Chansellor George Osborne

Economic recovery in the face of austerity

By: Dick Sargent, Honorary Professor of Economics at the University of Warwick
Published: Wednesday, February 4, 2015 - 15:06 GMT Jump to Comments

Dick Sargent argues that Chancellor Osborne would have done better to sit on his hands in 2010.

When the coalition government took over in 2010, there was clearly a widening hole in the public purse. Under the Labour government from 1997, there had been surpluses of revenue over expenditure in its earlier years, but in its last two there was a lapse from the fiscal rectitude to which Gordon Brown had proclaimed himself dedicated when he was Chancellor of the Exchequer.

Public Sector Net Borrowing rose to 6.9 per cent of the Gross Domestic Product in the first quarter of 2009 and to 11.2 per cent a year later (excluding the cost of bail-outs for banks).  

There were various arguments for an early start on reducing the deficit. One was the risk that the UK might lose its top credit rating. There was a feeling that a demonstration of ‘sound finance’ might encourage economic growth.  

The new Chancellor, George Osborne, will have remembered how Mrs Thatcher’s housewifely instincts against living beyond one’s means applied to governments as much as to households. Moreover, the need to cut the deficit would provide an opportunity to cut public spending itself.

At the same time, the idea that doing so might be bad for economic activity was contested by a number of economists. Part of their argument was that empirical evidence to back the idea was lacking, and part of it that there would be an offsetting stimulus to current spending as less borrowing now would mean lower taxes needed in future to pay the interest.  

In the event, Osborne decided in October 2010 to aim at virtually eliminating the deficit within 5 years, mainly by cuts in public expenditure, many falling on the cost of the Welfare State. He may have been encouraged by the approval of the President of the European Central Bank, who had declared in June that “the idea that austerity measures could trigger stagnation is incorrect”.  

But there were others, including economists at the International Monetary Fund, who were aghast at the proposal to cut government expenditure when, in the wake of the financial crisis of 2008, output was already stagnant and unemployment rising.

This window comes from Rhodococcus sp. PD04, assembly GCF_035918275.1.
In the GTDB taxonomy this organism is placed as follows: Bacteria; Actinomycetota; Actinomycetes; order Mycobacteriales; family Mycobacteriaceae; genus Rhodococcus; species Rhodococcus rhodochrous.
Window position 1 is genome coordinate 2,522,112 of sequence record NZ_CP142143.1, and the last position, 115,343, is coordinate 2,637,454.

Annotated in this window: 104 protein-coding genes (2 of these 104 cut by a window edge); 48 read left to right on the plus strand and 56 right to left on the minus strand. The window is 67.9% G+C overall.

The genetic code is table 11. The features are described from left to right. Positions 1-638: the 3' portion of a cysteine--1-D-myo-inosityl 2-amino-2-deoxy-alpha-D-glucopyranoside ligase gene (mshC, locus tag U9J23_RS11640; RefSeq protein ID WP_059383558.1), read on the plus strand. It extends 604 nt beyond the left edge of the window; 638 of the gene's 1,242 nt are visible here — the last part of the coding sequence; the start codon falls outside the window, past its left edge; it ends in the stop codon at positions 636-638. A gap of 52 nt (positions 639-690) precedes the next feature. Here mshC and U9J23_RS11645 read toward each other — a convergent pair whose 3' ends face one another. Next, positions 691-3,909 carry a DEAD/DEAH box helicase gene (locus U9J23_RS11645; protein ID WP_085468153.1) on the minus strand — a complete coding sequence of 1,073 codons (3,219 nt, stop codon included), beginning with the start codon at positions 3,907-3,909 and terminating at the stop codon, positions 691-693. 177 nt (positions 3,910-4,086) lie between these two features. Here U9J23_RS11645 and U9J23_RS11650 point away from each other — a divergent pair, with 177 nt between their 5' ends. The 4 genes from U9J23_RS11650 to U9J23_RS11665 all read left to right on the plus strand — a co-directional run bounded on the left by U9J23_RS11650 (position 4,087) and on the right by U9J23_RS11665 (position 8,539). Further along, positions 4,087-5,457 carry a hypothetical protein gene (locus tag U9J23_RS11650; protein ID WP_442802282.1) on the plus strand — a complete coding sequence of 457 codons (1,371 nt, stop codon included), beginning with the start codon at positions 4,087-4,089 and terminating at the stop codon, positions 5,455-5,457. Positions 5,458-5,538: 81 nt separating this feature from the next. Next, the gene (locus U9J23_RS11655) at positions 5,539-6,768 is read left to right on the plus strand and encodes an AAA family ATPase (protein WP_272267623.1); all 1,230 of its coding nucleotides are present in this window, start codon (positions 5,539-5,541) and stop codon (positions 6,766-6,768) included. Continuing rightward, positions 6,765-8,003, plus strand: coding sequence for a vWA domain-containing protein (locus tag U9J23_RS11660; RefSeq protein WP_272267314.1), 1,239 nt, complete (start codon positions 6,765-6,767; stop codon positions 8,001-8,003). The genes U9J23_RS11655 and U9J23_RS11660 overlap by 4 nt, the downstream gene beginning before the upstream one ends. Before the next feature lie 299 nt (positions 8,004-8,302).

Lowering public spending or raising taxes must surely withdraw even more purchasing power from the economy. Even if doubt had been cast on the Keynesian belief that a bigger public sector deficit was a stimulus to demand, would a smaller one really lead people to expect lower taxes in the future, and thus encourage them to spend more now ?  

Since demand and output would be inhibited by the austerity measures, revenue from taxes on income, profits and sales would fall and limit the extent to which the public sector’s deficit would itself fall. Indeed, it might even get bigger. 

The Keynesian economists supporting these arguments, implying that action to cut the deficit should be muted or delayed, had been unpopular in the Conservative Party since the reign of Mrs Thatcher. So Osborne decided to avert his eyes from the recessionary state of the economy and press ahead with his programme of cuts.  

Possibly he was hoping that the hole in aggregate demand created by his cuts would be filled by developments elsewhere in the economy. Investment might have been expected to pick up again as memories of the financial crisis faded. But in 2010 to 2012 it showed almost no sign of reviving, despite low interest rates and ‘quantitative easing’ by the Bank of England. In foreign trade, there were hopes that the 20 per cent fall in sterling’s exchange rate during 2008 would provide a stimulus to exports, but this was substantially offset by a surge in imports.  

So the growth rate of GDP began to sag. It had recovered to slightly over 1 per cent per annum in 2009 and for much of 2010, but it lost momentum during 2011, and almost stopped in 2012.